Happily shared with The T-Shirt Diaries

Hammering for Preschoolers

Hammering for Preschoolers - an easy introduction to making and tinkering for young children

Hammering for Preschoolers

This is a fun early building activity for toddlers and preschoolers. If you have a child who likes to bang a hammer, this project is for you. It’s economical, contributes to strong hand-eye coordination, and can give you hours of fun.

Hammering for Preschoolers

Our Introduction to this Project

This post includes affiliate links.

My neighbor Liz is an incredible parent and preschool teacher. She introduced us to this early carpintry & building activity this summer, and my daughter has asked me to buy her golf tees on numerous occasions since. We don’t play golf, so I finally got my act together and ordered this set of tees.

And now that we own a bag of 75 golf tees? It’s nice to have a bowl of tees in the yard in case the mood to hammer strikes. Ouch, no pun intended!

Hammering for Preschoolers

A handful of tees and a toy hammer is all it takes. This hammer is part of the Plan Toy Punch and Drop Set and the tees are from Amazon.

Hammering for Preschoolers

Hammering for Toddlers

When my daughter was younger, I would poke some tees into the earth to help her get started, but now she wants to do this step herself. For easier hammering, we like to work with soft or wet dirt.


  • Our favorite Golf Tees were found on Amazon. I like how this pack is multi-colored. Kids love this!
  • Wooden Hammer came from this toy.
  • Montessori Services sells a hammering set, but you can also order a hammer and tees separately.  I would recommend just the tees and hammer.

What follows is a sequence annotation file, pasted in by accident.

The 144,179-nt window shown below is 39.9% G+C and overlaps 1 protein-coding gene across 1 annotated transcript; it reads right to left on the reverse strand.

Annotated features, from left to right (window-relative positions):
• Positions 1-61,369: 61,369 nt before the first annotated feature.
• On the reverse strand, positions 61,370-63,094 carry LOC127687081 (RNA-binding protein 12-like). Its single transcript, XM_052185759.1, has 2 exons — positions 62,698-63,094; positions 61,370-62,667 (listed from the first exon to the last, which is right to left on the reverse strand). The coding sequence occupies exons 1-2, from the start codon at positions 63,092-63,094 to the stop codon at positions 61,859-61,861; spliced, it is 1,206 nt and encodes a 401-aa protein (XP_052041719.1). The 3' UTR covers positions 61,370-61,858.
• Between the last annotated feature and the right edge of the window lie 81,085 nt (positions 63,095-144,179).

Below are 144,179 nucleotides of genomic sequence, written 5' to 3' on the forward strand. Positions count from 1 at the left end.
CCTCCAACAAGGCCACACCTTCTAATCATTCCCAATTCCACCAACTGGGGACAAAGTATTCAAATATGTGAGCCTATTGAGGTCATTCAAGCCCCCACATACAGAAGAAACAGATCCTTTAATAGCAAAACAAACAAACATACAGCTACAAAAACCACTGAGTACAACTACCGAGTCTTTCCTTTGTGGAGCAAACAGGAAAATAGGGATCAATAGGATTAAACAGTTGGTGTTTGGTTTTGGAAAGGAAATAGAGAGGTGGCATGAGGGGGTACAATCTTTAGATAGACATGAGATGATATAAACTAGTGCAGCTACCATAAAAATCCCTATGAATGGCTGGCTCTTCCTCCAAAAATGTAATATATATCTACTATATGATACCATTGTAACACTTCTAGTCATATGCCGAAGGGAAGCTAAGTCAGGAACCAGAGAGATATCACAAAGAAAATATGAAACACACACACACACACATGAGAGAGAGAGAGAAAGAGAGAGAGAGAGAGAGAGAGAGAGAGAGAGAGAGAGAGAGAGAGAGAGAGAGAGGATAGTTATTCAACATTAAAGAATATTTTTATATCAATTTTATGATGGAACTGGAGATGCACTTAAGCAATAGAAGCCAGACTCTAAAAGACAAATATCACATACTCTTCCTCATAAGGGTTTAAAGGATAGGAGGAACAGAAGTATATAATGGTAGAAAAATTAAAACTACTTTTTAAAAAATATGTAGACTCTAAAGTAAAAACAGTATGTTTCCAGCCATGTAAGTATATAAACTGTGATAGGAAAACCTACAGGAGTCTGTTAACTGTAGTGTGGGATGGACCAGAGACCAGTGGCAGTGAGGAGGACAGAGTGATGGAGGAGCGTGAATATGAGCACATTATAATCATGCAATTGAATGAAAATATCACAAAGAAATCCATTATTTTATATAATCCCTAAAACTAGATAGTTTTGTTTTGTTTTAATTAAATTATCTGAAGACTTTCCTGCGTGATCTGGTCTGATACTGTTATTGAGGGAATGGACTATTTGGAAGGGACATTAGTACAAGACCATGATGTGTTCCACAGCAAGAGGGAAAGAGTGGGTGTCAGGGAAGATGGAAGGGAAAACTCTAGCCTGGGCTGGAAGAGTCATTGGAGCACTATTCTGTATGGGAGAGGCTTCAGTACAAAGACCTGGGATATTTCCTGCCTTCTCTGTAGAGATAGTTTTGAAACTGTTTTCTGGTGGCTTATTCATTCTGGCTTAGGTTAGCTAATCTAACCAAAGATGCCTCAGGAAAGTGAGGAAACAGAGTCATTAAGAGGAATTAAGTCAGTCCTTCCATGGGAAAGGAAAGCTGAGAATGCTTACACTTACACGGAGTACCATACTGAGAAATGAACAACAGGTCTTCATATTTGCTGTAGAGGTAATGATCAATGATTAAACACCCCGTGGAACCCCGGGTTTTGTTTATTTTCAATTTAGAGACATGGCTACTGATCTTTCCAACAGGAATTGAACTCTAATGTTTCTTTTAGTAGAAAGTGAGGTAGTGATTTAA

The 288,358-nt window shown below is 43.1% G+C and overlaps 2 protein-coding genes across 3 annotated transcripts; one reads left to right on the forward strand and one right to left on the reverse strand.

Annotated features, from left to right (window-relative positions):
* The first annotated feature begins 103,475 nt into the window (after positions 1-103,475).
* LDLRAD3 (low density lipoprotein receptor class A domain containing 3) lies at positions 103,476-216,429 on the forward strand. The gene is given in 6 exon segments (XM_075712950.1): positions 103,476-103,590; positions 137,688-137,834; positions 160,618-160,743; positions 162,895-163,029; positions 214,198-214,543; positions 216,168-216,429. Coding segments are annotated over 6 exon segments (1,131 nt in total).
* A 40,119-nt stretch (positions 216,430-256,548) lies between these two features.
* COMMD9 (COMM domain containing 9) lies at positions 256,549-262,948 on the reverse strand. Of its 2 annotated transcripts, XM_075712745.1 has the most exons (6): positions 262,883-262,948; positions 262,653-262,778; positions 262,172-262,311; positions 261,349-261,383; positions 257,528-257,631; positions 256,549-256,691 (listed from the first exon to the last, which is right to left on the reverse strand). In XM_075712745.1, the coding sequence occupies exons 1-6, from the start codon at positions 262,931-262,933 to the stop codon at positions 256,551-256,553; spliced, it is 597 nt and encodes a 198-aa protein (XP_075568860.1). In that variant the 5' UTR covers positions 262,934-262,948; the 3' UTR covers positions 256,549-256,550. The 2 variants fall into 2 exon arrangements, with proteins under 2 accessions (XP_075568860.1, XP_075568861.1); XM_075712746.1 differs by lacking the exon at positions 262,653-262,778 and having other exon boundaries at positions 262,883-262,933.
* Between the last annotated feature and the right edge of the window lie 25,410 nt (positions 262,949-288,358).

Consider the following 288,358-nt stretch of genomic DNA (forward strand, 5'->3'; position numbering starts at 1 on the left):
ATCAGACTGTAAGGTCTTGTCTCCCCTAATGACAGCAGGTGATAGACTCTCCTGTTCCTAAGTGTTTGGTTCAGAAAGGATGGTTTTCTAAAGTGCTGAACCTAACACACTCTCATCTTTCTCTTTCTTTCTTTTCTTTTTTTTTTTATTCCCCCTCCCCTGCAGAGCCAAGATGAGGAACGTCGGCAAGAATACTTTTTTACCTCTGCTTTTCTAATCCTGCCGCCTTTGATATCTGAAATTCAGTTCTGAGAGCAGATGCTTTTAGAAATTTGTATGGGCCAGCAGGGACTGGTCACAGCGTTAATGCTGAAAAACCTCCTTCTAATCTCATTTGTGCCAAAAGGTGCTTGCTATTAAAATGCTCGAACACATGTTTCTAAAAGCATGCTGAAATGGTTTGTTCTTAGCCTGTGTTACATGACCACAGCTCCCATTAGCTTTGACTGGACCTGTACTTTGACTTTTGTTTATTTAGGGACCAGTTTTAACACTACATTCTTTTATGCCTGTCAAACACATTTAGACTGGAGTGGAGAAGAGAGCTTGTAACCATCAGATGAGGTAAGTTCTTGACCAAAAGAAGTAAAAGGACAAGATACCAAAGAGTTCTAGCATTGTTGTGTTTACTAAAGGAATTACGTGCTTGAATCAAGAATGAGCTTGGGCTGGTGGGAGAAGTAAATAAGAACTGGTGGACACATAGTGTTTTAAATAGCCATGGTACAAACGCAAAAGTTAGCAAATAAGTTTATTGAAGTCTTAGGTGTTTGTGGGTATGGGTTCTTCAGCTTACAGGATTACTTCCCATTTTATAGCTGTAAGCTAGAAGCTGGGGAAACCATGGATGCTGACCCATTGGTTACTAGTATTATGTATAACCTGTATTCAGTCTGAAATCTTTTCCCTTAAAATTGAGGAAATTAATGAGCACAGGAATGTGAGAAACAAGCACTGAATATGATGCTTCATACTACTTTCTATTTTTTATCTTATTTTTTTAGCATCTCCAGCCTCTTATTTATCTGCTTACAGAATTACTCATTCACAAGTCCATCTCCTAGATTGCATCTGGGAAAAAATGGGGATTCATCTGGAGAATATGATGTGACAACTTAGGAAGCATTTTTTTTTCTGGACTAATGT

• If you don’t have access to dirt or want to make this an indoor activity, a good alternative is to pick up or find a huge chunk of styrofoam.

Hammering and Building Extensions:

  • Older children may enjoy hammering real nails into a tree stump or piece of scrap wood.
  • Pre-hammer holes into a piece of wood. Using a screw driver and large screws, show the child how to screw into the hole left by the nail.  You could also practice screwing holes into a bar of soap.
  • Cut small pieces of sand paper of various grades, and set out some blocks for the child to sand. Discuss the different textures of the papers with words like rough, course, and smooth.

More Building + Tinkering for Kids

Hammering Real Nails

Why is Tinkering Important?

Build Gumdrop Sculptures

Make a Recycled Sculpture

Build a Fort from Milk Jugs

Make a Sugar Cube Sculpture

Contact Paper Suncatcher

Since making Sticky Autumn Collages a couple weeks ago, we’ve been addicted to contact paper. And thank goodness for that because I needed some serious validation for buying seventy-five feet of the stuff!!  Despite the semi-gloomy weather, we could not be stopped from making art with the word “sun” in it…this is a strong activity for even a rainy day. In fact, it’s a good indoor project that may even thrive with a side of hot apple cider and pumpkin bread.

Inspiration: Suncatcher Collage, created by visitors to the Children’s Discovery Museum (San Jose, CA), 2010


  • Clear Contact Paper
  • Painters tape, Paper Tape, or Masking Tape
  • Pre-cut pieces of Tissue Paper

I cut a large piece of clear contact paper and taped it securely to the floor. N didn’t need a lot of encouragement to walk on it because this is just inherently fun and feels weird. Lots of giggles or gasps. I credit MaryAnn Kohl with this idea.

Then we stuck the tissue shapes to the contact paper. The contact paper is super-sticky, so once the tissue is down, it didn’t come back up again. For reals.

N got into this, and especially enjoyed folding and crumpling the tissue before placing it on the sticky paper.

While I finished adding all of the pieces, N took a yoga break. Of course. Then we removed the tape and stuck the contact paper directly to a window. So pretty.

When the Suncatcher was done, I got a request for “Contact Paper and Play Dough.” How could I refuse?

Turns out the play dough doesn’t stick. And then, N wanted to know what would happen if she sat on the contact paper. She came up too. Whew!

Somehow, this all morphed into making play dough snowmen with “many teeny-tiny heads.” I love the stream of conscious that guides children from one moment to another. You never know where you’re going to end up.

Do you have a favorite activities that includes contact paper?